7. Local governments have not been given the autonomy to their own resources. If the central government is still in control of the natural resources of the atolls, then the central government is responsible for providing the budget. It's a double edged sword for the local governments, their budgets get cut, and they're told to raise their own capital, but the means to do so is denied, and the government continues to disburse of their resources for long term leases through a special purpose vehicle called the planning council. People should really go and actually talk to these communities and understand the desperate situation they are in. It's pathetic really, that some pole continue to sell this as decentralization and democracy, when it cudnt be further from the truth. There are entire atolls where there is no gynecologist or paedriatrician, and they r still running their schools on two shifts, and the ambulance launch is broken for over 2 years. They hAve no assets, and no control on how to raise the capital for their basic services

  8. I have to agree with you Jeff. This constant cycle of wanting to hire more people to do 'their' work is madness.

    The trend of wanting professional development abroad is evident across many institutions. People somehow do not see knowledge sharing and networking within the institutions as professional development. With the amount trips people take abroad in the name of Professional development, we ought to have highly knowledgeable and skilled people by now. I'm sorry to say this, but a lot of them waste the opportunity for sightseeing and shopping. I've seen this many times.

  9. we all see the University getting lower budget. But do we see them getting affiliated with any institutions such as Anti Corruption, Civil Service commission and JSC to accomodate for tertiary level trainings required by these institutions. Instead These institutions have allocated millins for trainings. Its also an irony when they hire staff with high salaries to these posts, they keep providing training, except for CSC. I think only civil servants should be provided with such trainings and JSC and ACC and Auditor generals office should not do so as they can pay good salary and hire professionals unlike CSC, which has an excess baggage full of crappy people who need every sort of trainings.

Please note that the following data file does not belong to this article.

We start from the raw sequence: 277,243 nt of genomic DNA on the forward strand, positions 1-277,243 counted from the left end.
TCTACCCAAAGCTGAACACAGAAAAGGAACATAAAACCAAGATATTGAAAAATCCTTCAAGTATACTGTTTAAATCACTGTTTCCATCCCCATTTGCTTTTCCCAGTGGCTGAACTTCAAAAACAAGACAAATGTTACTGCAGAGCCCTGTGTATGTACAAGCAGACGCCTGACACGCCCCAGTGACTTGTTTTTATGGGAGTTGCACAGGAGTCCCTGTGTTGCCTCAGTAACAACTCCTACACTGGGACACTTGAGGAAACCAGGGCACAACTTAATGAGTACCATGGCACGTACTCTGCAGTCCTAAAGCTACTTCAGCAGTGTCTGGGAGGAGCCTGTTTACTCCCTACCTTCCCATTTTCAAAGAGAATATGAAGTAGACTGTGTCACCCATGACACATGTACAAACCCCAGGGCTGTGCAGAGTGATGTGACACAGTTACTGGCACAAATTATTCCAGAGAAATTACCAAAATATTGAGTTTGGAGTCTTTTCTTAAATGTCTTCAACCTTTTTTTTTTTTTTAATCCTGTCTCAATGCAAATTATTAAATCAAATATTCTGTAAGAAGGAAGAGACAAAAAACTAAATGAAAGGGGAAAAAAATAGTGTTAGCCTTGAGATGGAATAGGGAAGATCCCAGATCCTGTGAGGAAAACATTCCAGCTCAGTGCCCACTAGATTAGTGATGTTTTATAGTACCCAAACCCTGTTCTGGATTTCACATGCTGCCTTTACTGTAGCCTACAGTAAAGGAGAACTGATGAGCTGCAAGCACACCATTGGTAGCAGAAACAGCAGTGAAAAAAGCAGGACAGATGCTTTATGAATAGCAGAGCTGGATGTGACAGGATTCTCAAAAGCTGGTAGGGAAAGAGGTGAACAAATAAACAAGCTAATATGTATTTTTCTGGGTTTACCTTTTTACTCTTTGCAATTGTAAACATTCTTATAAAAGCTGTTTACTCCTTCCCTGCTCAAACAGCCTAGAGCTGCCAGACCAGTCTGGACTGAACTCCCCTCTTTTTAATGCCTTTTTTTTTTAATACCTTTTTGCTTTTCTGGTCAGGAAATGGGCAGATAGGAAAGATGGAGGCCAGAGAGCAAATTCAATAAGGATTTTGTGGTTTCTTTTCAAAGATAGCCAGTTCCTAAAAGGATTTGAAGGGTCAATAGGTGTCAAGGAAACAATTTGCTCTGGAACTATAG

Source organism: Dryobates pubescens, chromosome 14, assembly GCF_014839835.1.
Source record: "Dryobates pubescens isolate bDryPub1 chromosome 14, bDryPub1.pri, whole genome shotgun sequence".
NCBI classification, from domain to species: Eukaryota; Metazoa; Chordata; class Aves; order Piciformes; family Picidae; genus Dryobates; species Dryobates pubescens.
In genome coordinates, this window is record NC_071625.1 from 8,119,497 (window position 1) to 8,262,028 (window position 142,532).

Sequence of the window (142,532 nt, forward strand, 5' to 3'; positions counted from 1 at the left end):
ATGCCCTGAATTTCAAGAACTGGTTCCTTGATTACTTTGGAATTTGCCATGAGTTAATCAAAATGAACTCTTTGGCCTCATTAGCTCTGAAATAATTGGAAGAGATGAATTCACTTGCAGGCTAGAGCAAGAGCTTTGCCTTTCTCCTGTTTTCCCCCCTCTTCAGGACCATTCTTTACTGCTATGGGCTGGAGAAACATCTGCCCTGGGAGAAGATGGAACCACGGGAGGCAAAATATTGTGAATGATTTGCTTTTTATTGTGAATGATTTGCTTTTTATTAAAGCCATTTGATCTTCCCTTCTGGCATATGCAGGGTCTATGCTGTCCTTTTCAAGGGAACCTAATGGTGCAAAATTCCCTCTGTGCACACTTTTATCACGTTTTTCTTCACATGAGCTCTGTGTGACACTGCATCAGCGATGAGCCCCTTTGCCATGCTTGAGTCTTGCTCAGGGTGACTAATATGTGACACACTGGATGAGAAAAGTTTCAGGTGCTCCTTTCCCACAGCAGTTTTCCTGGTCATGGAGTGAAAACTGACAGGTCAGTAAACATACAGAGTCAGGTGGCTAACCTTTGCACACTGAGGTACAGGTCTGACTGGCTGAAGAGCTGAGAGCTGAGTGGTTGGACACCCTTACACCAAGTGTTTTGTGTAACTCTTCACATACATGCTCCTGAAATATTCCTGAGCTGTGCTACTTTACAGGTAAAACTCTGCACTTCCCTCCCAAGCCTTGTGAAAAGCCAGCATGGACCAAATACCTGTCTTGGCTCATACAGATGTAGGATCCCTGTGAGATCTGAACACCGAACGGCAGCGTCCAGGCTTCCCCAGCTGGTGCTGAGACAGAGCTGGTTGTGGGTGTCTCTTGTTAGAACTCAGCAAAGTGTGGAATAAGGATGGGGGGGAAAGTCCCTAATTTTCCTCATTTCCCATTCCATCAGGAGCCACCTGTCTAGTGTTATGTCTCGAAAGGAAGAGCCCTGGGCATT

10. All good points. I take back some of my statements.

    We all agree that the University needs strengthening to justify the allocation of funds to it. However that places us in a catch-22. Such strengthening also requires funds.

    Focusing on development is a no-no for us at this stage I guess. However I would like to know what the commentators on this forum think about the following issues.

    - 40 % pay raises for the security forces.
    - Loan schemes for development of nation-wide medical infrastructure with guaranteed payments out of the State budget for such businesses through the proposed Universal health care scheme in the current economic climate.
    - Short-term measures to mitigate the effects of the worsening dollar crisis.

  11. @tsk tsk

    1. 40% pay raise for the security forces under cuts the very important policy argument of the government to reduce public expenditure. This is a very stupid knee jerk idea.

    2. Loan scheme medical infrastructures has a nice sound to it. But without a plan on comprehensive nation wide detailed plan on what the desired goals are, this is going to be a waste of funds and a missed opportunity.

    3. "Dollar crisis". There is no such thing as a "dollar crisis". What we describe as a dollar crisis is merely a symptom of more serious illness, namely the inability for us to solve our fiscal problems. Unless the root cause of the problem is addressed, there is no point in short term mitigation.

    Just my two cents worth!

  12. - 40 % pay raises for the security forces.

    This was raised in Parliament by the economic pundit of Kaamineege. The government has not denied it and we can assume it to be true at this stage. If so, then this would be a very stupid move and counter to the governments publicly voiced agenda.

    I also simply do not understand the justification for a MRf 4 billion short fall in next years budget, since the government's project income is only MRf 10 billion. In the past the government has gone repeatedly, with the begging bowl in hand, to the Indians. The Indians have continued to bail it out, and the details of these Indian loans are as clear as mud. This is a hefty burden that's being placed on the country by this regime.

    The not-so-honourable members of Parliament ought to ask a few more questions over these and other budgetary miscalculations.